11. The system of claim 1, wherein: the group of light sources includes n light sources located at n different positions defined by polar planar coordinates (.rho..sub.1, .theta..sub.1), (.rho..sub.2, .theta..sub.2) . . . (.rho..sub.n, .theta..sub.n); none of the values .rho..sub.1, .rho..sub.2, . . . .rho..sub.n are equal; and none of the values .theta..sub.1, .theta..sub.2, . . . .theta..sub.n are equal.
Description
FIELD OF THE INVENTION

The present invention relates generally to lighting systems, and relates more particularly to sound-responsive entertainment lighting systems.

BACKGROUND OF THE INVENTION

Lighting and sound are often used to compliment each other and to enhance the combined effects of each other for entertainment purposes. Systems that make this combination typically operate by taking input information from music, and generating visual patterns that correspond to the music in some way. Such systems are often used to augment musical entertainment at concerts, nightclubs, and the like, but also are also commonly used to provide a visual dimension to audible musical entertainment when the music is prerecorded or when no other visual entertainment is provided.

Recent developments in the electronics field have made it possible to combine light and music in new ways. For instance, systems in which a plurality of lights are selectively lit in response to differences in the volume or the frequency of music have been developed. As one example, many frequency analyzers include graphic equalizers that have a “bar graph”-type display with selected frequency ranges provided along a horizontal axis, and a vertical axis that corresponds to the volume of the selected frequency ranges. Such systems are useful for providing information about the volume at which a particular frequency range is provided.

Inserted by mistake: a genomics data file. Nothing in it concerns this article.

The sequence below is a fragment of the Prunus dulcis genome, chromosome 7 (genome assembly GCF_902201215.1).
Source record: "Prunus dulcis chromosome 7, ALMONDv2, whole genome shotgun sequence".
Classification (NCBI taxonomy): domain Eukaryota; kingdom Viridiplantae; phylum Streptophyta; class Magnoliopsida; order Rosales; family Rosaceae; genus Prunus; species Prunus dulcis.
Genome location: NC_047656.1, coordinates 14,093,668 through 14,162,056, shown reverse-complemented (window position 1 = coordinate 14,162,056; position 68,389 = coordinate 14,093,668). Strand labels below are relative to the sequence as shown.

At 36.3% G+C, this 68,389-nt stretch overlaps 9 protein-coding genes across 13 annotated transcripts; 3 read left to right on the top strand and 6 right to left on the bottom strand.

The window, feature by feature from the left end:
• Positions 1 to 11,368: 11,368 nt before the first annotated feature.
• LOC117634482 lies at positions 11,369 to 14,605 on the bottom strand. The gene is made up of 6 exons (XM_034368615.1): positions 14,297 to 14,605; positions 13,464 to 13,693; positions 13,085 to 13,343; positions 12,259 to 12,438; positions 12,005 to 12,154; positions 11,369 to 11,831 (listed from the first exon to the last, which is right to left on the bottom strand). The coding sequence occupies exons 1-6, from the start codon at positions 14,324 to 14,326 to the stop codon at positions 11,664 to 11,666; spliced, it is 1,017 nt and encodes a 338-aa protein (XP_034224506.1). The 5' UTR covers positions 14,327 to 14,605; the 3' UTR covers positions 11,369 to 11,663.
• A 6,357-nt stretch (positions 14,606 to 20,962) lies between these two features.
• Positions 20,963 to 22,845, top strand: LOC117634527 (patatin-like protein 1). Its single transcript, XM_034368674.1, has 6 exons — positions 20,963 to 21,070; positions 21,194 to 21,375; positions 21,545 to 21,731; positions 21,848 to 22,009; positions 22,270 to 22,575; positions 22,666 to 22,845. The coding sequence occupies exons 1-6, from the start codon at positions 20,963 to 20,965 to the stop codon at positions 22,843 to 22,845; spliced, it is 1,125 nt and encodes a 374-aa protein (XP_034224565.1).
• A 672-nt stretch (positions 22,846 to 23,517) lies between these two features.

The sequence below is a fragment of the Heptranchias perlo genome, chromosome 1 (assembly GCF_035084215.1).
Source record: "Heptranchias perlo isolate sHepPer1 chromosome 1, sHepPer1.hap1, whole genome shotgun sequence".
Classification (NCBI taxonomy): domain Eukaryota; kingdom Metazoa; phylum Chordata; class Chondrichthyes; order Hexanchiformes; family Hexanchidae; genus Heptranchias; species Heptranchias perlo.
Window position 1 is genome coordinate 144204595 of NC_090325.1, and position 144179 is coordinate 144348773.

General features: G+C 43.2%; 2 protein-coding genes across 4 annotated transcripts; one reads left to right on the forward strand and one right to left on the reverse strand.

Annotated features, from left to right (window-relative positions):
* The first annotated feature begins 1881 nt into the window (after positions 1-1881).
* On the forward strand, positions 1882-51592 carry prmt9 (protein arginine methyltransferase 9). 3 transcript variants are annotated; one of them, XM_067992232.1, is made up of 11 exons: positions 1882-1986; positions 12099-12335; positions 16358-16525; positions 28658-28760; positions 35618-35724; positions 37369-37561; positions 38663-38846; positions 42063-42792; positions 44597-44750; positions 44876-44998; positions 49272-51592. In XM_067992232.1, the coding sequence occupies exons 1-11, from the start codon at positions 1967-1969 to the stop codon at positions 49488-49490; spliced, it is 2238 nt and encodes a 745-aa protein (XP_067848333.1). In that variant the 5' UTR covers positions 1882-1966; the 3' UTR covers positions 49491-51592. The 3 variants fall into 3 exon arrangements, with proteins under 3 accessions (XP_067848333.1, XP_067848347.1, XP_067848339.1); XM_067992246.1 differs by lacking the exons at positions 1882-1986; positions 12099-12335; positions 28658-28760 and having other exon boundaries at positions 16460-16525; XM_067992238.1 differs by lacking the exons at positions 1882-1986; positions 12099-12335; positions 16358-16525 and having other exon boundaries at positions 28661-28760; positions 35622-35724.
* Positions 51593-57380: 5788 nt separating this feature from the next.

Disadvantageously, many conventional systems are unattractive when not lit. Further, even when lit, many conventional systems are overly technical in appearance, and more suited to a dance club than in a personal residence, such as a home.

BRIEF SUMMARY OF THE INVENTION